Sunday, September 4, 2011

Just finished reading...


I consider myself to be a bit of an armchair physicist. I have greatly enjoyed following the unfolding concepts in both relativity and quantum physics from several different authors over the decades. I read Greene’s first book, THE ELEGANT UNIVERSE and quite liked it. It was full of easy to understand explanations and metaphors to illustrate the very large, complex, hard-to-grasp concepts of quantum mechanics. And of course the first book I read on this subject was the marvelous THE DANCING WU LI MASTERS by Gary Zukav, which introduced the idea that some of the advances in physics are proving some spiritual concepts from Buddhism and other esoteric beliefs. This idea is taken for granted now, with the Dalai Lama involved in brain mapping and brain studies, but when Zukav published his book in 1979, it was a radical idea. Because of the brilliant discoveries in physics since 1979, THE DANCING WU LI MASTERS is dated, but the information was formative and still true as science builds on past discoveries.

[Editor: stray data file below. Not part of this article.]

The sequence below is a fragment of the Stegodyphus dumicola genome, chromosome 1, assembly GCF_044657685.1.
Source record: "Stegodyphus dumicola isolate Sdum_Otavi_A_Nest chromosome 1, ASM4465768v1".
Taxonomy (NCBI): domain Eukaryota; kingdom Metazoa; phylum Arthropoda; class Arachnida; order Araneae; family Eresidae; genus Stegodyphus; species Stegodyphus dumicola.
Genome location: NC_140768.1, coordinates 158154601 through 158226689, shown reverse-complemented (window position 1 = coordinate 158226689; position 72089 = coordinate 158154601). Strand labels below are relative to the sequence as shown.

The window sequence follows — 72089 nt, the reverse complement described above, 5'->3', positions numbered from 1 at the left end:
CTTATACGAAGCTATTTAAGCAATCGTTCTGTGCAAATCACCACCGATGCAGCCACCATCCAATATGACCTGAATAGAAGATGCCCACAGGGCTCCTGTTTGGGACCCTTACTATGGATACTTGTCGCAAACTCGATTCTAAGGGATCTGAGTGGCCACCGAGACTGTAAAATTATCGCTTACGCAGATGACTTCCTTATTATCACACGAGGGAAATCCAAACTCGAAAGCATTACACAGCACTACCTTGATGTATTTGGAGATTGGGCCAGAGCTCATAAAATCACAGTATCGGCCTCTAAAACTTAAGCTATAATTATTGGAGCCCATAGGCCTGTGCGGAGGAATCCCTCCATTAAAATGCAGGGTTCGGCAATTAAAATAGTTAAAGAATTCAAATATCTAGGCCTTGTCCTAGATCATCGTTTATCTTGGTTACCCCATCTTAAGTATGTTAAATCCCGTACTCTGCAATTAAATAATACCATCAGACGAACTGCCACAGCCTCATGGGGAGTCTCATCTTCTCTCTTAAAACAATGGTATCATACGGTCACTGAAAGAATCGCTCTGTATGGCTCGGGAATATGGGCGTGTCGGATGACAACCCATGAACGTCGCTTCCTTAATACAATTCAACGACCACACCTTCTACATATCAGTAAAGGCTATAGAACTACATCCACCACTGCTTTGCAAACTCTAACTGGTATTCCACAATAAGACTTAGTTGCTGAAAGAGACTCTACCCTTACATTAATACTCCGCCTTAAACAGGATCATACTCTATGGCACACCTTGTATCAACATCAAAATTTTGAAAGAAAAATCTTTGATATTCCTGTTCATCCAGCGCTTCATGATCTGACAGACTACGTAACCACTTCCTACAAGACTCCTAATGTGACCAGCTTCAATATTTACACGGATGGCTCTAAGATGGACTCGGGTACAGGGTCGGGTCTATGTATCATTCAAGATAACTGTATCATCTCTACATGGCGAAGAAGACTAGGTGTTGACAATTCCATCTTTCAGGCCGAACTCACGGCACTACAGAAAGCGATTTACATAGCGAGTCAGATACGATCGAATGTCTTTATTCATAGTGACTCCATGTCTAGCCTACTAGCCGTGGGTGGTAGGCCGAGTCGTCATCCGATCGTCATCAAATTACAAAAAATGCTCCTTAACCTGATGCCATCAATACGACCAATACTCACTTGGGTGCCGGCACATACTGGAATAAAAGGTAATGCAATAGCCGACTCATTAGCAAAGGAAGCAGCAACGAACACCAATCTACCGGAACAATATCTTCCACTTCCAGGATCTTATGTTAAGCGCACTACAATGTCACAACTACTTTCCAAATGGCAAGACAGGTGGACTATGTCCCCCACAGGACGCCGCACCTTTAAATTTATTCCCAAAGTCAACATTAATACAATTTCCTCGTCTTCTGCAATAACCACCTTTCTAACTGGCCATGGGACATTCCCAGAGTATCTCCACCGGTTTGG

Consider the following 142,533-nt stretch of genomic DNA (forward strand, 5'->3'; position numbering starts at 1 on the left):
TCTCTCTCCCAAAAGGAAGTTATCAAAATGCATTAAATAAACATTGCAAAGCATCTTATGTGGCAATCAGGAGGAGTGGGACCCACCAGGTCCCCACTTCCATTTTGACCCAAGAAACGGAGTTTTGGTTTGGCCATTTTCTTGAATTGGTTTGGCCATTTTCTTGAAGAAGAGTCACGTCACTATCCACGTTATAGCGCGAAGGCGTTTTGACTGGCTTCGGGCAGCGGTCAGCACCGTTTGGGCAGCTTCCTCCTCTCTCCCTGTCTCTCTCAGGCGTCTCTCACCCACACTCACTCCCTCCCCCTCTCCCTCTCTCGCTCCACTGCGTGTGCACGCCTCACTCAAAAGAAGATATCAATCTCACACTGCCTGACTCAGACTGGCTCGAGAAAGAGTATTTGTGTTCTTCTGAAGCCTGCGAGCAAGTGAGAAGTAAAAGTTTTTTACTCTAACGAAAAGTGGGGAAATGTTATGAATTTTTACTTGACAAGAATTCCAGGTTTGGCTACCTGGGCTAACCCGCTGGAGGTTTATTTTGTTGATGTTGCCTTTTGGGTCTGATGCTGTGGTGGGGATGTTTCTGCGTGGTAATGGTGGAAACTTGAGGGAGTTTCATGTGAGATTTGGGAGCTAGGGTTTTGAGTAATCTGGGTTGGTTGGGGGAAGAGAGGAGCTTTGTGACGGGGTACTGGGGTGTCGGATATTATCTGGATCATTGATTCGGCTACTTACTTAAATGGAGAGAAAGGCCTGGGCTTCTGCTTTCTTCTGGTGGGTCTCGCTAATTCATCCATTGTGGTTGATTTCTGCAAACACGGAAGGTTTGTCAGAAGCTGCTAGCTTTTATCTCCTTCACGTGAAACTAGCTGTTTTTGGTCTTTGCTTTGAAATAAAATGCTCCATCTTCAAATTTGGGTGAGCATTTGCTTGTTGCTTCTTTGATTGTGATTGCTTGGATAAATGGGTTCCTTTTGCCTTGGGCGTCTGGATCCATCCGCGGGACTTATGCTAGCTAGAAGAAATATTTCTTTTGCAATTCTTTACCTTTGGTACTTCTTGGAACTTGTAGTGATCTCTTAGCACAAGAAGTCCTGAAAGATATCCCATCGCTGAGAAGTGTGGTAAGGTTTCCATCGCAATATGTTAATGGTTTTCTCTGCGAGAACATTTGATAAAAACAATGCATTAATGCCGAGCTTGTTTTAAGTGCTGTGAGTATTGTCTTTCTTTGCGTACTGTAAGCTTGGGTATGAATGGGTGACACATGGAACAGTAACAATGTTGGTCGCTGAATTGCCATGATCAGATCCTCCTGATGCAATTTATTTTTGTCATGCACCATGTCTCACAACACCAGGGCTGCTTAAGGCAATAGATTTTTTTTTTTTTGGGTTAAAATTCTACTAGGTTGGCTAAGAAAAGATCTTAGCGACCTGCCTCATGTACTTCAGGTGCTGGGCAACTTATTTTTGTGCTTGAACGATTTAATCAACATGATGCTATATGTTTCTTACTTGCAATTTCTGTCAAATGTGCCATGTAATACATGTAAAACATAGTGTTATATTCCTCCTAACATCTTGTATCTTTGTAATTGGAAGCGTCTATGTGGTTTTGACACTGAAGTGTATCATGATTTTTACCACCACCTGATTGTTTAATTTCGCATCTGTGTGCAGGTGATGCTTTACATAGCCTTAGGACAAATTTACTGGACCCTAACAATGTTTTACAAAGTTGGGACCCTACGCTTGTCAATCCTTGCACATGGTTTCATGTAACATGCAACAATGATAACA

So, being very familiar with the subject matter, I was excited to start THE HIDDEN REALITY, but Greene’s book proved to be a bit too academic for me. I can grasp abstract concepts, and I truly appreciated his stories, and fun, illustrative examples of abstract concepts in THE ELEGANT UNIVERSE, but this newest book seems to have eschewed stories and fun examples in favor of mathematical explanations. And I am no mathematician. Trust me when I say that…

I found it took me more time and chapters to build an image and put the pieces together than his other books. I suspect this has something to do with the advanced and complicated nature of what Greene is trying to explain. I got it… it was just a little dry.

Basically, he explores the idea of parallel or multiple universes and stresses that these ideas are not born out of some kind of science fiction daydream, but from the results of other mathematical physics equations. The math presents them, not someone’s imagination. And since there are many branches of string theory and other paths that physicists are looking at for explanations to some vexing questions (gravity, the Big Bang, the nature of reality, etc.), we are looking at nine different equations for the case for parallel or multiverses.
• Quilted Multiverse
• Inflationary Multiverse
• Brane Multiverse
• Cyclic Multiverse
• Landscape Multiverse
• Quantum Multiverse
• Holographic Multiverse
• Simulated Multiverse
• Ultimate Multiverse

He spends time setting up and explaining each variation of the multiverse, but for me, only the last two or three chapters became lively with discussions about black holes and holograms.

Recommend? Yes, but I would say you need to be familiar with quantum mechanics, string theory, and general relativity, to enjoy it all. Even then, it might be a little slow… unless you are a mathematician or physicist… then you will be in your element!

No comments: